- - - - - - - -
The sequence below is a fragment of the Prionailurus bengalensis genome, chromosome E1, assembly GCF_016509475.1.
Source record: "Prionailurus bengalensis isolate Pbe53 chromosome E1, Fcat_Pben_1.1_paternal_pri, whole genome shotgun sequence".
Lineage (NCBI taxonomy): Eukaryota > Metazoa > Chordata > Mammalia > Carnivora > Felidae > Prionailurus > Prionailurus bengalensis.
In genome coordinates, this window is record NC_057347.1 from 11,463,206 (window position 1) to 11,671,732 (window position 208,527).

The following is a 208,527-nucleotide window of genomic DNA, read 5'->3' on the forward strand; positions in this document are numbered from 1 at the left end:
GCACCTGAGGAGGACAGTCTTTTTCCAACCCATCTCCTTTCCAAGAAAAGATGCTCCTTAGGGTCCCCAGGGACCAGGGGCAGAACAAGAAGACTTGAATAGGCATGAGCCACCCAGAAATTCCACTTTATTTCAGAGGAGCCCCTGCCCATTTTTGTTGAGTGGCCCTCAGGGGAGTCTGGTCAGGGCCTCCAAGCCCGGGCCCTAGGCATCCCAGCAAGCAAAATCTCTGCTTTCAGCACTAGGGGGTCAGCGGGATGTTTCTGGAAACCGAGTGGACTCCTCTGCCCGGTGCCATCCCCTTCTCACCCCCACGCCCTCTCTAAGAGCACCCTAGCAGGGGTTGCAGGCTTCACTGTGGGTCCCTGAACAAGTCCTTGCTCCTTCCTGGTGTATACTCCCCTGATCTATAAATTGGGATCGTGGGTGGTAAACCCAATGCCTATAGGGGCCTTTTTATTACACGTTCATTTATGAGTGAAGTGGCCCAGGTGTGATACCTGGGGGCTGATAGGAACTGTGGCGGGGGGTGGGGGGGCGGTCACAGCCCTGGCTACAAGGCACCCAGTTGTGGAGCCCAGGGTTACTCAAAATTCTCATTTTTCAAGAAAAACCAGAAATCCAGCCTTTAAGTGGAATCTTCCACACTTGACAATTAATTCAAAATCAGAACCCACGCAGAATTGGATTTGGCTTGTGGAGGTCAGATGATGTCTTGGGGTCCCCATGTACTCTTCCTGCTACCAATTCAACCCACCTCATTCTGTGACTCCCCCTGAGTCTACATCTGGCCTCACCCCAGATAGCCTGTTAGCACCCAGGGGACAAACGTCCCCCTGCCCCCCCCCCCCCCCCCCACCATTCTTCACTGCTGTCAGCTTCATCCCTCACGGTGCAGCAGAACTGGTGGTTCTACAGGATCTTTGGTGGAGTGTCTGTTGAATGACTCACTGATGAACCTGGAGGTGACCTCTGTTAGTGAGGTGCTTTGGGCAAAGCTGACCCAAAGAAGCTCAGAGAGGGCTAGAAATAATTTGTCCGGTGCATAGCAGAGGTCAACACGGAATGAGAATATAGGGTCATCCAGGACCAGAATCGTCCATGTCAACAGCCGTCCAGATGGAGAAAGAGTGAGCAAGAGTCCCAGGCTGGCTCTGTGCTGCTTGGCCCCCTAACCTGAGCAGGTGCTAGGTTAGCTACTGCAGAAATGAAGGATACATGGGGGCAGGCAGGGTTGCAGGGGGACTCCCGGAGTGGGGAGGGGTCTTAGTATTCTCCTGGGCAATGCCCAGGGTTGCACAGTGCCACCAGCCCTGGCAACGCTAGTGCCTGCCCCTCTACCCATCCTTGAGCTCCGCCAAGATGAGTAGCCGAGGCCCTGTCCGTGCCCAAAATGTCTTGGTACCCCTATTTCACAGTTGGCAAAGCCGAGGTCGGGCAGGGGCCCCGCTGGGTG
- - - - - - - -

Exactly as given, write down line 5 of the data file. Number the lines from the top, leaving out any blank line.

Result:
The following is a 208,527-nucleotide window of genomic DNA, read 5'->3' on the forward strand; positions in this document are numbered from 1 at the left end: